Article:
Averted almost almost entirely with the squishier characters. Except for Hawkeye. Artifact Title : Increasingly becoming this as TV shows as well as short films and comic book tie-ins start to be included within the franchise, thus not making it exclusively Cinematic. On the other hand, film is still the primary medium. Coulson is quite insistent that they are not "Agents of Nothing". In the Thor series, Asgardians are all superhumanly strong and durable, but due to a Royalty Superpower , Odin , his son Thor, and his daughter Hela have immense power that allows them to defeat practically anyone in the Nine Realms.
In Guardians of the Galaxy , Ronan is much tougher than any of his subordinates. Thanos is the leader of a powerful galactic empire, and is the most powerful being in it, to the point where he can defeat Thor and Hulk, who likely could have stopped his invasion force in The Avengers by themselves.
Avengers, Assemble! Four of the founding Avengers were introduced in solo movies with Black Widow and Hawkeye guest-starring , and the stories were mostly self-contained but for the common thread of S. Then The Avengers brought them all together. The first season the first two in Daredevil's case of each Netflix show also qualifies, as they introduce the characters who will be relevant to The Defenders. Unfortunately, this draws unwanted attention.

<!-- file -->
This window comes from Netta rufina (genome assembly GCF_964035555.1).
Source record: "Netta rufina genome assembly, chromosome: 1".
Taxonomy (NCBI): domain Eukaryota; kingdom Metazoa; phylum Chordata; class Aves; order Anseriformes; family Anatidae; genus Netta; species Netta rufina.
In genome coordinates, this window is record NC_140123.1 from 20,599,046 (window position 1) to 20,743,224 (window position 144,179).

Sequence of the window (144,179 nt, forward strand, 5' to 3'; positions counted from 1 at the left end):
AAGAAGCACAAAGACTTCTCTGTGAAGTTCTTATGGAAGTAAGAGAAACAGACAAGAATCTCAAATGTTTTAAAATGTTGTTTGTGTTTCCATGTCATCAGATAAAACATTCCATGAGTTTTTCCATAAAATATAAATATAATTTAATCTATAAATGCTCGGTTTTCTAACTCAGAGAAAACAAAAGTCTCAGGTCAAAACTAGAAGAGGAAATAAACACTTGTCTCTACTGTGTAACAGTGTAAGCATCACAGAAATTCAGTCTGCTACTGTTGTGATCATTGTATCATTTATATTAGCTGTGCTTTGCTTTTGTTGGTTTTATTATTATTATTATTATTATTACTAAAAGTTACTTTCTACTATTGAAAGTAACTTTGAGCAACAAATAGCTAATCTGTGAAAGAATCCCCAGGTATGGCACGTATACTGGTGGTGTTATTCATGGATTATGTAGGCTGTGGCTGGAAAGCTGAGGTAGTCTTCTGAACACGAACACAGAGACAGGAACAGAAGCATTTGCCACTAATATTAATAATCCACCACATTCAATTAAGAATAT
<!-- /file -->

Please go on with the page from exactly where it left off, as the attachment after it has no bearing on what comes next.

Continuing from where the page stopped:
Badass Normal : Despite the MCU being understandably superhero-heavy, this comes up surprisingly often: Iron Man 3 has Tony and Rhodey unable to use their armor for much of the film, allowing them to demonstrate that they both but especially Rhodey have this in spades. Nick Fury has no superpowers, but still manages to run rings around anyone and everyone who does.
Maria Hill gets this treatment later, too. Black Widow and Hawkeye are not innately super-powered, just very agile and highly capable fighters, though some of the tech they use to enhance their skills might mean they still qualify. Peter Jason Quill is also this in Guardians of the Galaxy , relying on nothing more than a blaster, his guile, and his crack piloting skills.
It's revealed at the end of the movie that he's not completely "Terran", which allowed him to hold the Infinity Stone longer than anyone prior, and may give him other innate abilities. The whole premise of Agents of S. Early trailers for the show even used the tag-line "Not all heroes are 'super'".